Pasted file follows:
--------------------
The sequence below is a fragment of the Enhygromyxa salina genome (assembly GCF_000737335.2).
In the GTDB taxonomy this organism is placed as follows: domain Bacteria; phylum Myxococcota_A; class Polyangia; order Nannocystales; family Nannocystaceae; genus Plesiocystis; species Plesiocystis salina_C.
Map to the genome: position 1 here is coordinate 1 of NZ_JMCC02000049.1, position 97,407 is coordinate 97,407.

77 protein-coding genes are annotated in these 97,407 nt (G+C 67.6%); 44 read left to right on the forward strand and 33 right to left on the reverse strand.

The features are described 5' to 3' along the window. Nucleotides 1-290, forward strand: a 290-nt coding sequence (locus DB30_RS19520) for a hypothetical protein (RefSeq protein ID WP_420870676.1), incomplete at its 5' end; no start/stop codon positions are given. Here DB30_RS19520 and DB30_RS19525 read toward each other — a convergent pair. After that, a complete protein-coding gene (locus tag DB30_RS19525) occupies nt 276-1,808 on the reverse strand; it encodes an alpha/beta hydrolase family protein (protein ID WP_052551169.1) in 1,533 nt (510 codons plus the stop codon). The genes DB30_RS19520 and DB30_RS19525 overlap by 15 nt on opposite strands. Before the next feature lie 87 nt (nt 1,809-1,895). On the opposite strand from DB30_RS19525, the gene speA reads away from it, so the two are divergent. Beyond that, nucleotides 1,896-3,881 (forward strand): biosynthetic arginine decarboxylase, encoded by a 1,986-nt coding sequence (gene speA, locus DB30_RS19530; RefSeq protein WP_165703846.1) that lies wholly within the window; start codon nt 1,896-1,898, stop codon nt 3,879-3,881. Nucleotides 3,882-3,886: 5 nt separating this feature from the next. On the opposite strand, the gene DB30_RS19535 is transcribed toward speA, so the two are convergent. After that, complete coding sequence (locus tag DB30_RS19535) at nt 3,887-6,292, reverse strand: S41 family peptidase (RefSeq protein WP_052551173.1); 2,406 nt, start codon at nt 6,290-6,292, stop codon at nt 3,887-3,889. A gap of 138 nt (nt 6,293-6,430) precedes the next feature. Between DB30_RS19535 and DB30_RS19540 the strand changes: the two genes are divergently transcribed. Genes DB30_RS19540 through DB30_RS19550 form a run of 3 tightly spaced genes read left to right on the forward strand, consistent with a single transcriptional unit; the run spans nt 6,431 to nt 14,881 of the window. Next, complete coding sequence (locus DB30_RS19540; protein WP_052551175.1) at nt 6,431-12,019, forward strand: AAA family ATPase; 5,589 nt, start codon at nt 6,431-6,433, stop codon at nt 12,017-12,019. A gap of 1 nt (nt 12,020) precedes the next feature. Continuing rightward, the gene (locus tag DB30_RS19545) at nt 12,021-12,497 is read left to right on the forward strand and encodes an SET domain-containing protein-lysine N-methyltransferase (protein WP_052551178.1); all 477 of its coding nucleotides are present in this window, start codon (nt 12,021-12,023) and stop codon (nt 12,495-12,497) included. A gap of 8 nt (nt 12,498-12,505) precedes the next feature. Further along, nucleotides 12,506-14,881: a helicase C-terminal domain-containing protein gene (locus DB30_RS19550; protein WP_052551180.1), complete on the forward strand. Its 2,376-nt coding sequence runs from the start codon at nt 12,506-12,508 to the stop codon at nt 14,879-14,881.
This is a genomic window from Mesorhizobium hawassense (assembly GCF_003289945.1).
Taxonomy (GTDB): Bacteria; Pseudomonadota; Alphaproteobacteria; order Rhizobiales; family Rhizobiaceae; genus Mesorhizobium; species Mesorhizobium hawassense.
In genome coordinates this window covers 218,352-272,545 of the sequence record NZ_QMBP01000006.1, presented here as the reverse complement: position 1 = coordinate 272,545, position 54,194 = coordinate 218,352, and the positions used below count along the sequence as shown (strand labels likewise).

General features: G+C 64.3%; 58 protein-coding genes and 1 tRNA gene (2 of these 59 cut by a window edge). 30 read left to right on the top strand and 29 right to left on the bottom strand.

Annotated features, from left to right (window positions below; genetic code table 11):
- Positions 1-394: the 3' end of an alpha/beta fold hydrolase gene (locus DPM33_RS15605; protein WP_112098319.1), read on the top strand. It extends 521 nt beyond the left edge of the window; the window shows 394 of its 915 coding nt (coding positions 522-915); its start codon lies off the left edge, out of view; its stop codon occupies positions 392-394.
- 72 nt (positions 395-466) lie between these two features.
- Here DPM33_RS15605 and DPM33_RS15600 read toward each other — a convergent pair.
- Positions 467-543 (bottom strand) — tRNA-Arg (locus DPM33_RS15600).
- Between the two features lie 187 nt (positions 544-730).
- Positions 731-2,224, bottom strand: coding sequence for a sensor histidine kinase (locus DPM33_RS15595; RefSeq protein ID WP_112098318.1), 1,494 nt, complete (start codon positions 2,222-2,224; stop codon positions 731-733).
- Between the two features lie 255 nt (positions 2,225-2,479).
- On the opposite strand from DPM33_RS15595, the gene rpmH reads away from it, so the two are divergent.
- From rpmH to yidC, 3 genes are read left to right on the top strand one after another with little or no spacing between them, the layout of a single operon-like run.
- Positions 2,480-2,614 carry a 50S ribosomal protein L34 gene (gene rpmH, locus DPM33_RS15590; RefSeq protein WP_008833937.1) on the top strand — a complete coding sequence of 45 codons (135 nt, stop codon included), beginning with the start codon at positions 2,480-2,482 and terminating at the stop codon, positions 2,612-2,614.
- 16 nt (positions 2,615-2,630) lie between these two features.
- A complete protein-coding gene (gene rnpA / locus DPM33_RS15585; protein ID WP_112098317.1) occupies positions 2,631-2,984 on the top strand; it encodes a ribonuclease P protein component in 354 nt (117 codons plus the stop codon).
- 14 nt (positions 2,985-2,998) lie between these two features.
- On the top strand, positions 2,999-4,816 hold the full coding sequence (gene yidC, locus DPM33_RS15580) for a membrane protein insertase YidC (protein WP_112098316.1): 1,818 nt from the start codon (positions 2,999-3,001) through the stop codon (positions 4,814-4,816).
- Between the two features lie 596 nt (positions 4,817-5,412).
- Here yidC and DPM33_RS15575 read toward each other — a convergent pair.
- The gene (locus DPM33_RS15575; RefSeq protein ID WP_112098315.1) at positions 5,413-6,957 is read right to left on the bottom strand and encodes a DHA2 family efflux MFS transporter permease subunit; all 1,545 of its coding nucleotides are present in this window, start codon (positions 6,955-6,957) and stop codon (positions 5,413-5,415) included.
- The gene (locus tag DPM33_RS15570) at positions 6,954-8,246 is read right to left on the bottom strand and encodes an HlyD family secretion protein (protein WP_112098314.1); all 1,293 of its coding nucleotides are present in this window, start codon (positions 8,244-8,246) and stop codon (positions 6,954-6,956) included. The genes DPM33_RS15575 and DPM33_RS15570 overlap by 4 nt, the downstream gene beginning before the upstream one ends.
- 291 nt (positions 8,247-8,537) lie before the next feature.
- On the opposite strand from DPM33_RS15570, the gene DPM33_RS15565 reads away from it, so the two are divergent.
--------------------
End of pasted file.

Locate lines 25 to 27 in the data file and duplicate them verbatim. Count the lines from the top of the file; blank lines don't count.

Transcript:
- Between the two features lie 596 nt (positions 4,817-5,412).
- Here yidC and DPM33_RS15575 read toward each other — a convergent pair.
- The gene (locus DPM33_RS15575; RefSeq protein ID WP_112098315.1) at positions 5,413-6,957 is read right to left on the bottom strand and encodes a DHA2 family efflux MFS transporter permease subunit; all 1,545 of its coding nucleotides are present in this window, start codon (positions 6,955-6,957) and stop codon (positions 5,413-5,415) included.